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To Avoid Problems, Be Careful Wording Lease Termination


Question: I have been having many problems with the house I am renting. We suffer with inadequate heating, leaking pipes and poor insulation. Because these problems were so severe, my landlord actually sold the house a few months ago.

Now I have new landlords, and I asked them to allow me to break my lease. Finally they agreed to let me.

What should I do as the tenant to legally break this lease without having problems in the future? I was told by a friend to write a letter to my landlords and have them sign it. But what should I say in the letter?

Attorney Steven Kellman replies:

The documentation to "break" the lease, as you put it, can be fairly simple. You need merely put in writing that you and the landlord mutually agree that the lease termination date is changed from the stated date in the lease to the agreed upon new termination date.

It gets a little trickier if you cancel or rescind the lease, because you may be giving up valuable rights given to you by that lease. On the other hand, you may have incurred liabilities under the lease that could be removed by cancellation or rescission.

Be careful about rent incentives that apply only when you stay for a minimum number of months. Terminating the tenancy early could forfeit such benefits. If you are unsure about drafting the document, consult an attorney experienced in such matters.

Benefits of Owning Rentals Are Many

Q: Besides the tax implications, what are some of the benefits of owning rental property?

Property manager Robert Griswold replies:

There are many benefits. For most owners, real estate allows for diversification of investments. Though the stock market recorded some excellent returns until this year, real estate remains an excellent part of an asset allocation strategy.

There also can be pride of ownership and even appreciation--although until very recently many owners of rental property might not have agreed. Historically real estate has also been an excellent hedge against inflation as it typically will hold its value in real terms in an inflationary economy. And don't forget about the equity build-up as part of a retirement income or estate planning strategy.

A discussion of real estate as an investment must involve potential tax benefits. Those typically include depreciation deductions that provide for tax deferral and the potential to use a limited amount of losses to shelter other earned income. Also, a new tax law provides for an investment strategy to generate tax-free income by moving into a rental property for a minimum of two years before selling at a gain.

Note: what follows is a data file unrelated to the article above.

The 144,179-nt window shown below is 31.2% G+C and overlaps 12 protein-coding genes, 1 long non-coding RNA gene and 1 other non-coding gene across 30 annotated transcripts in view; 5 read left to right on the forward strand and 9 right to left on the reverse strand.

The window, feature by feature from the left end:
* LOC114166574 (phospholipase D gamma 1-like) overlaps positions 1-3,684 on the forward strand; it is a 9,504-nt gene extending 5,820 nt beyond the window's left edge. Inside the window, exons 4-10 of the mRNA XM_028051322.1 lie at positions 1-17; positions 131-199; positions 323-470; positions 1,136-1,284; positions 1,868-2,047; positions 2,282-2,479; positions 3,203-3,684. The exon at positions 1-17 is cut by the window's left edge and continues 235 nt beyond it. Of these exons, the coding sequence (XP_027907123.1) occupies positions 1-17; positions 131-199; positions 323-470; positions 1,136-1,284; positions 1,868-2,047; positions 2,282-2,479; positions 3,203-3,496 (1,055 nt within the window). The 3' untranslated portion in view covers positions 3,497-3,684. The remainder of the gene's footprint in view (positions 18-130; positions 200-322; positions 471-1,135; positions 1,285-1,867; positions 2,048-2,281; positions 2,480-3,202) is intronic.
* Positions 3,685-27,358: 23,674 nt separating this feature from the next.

You need to have a thorough understanding of any local ordinances, such as rent control, before purchasing investment real estate.

Attorney Ted Smith replies:

As an attorney who represents landlords in the eviction process, I often remind clients not to get too frustrated with the legal aspects of rental property ownership. Although California's eviction laws are fraught with legal traps for the unwary, you won't be faced with this problem too often, provided you're doing adequate screening of prospective tenants.

I'm convinced that the tax and wealth building concepts of rental property ownership far outweigh the occasional legal hassles in dealing with tenants.

Board Raises Concern in Withholding Papers

Q: I own a rental condominium and have a great renter. Unfortunately, a neighbor who is conducting business activities out of his unit is disturbing my renter. I have verified my tenant's allegations but have been unable to find out the names of the owners and/or renters of the offending unit.

I believe my rights of access are confirmed by my association bylaws as well as by civil code sections under the Davis-Sterling Act. But the management company refuses to cooperate unless the board of directors approves, and the board refuses to release any documents for review other than the basic invoices for association operating expenses. The board claims all other documents are exempt based on attorney-client privilege.

Is the management agent for my homeowners association required to share the accounting records even though the board of directors won't authorize their release?

Griswold replies:

The association management company is the agent for the board of directors and may be in a very uncomfortable position based on the facts you present. Though you definitely have rights of access to records, these rights are subject to limitations.

Under California Civil Code 1363 and the California Corporations Code sections 8330 to 8338, all members have the right to inspect the records of the association upon reasonable notice during normal business hours, as long as the request is for a purpose reasonably related to the person's interests as a member.

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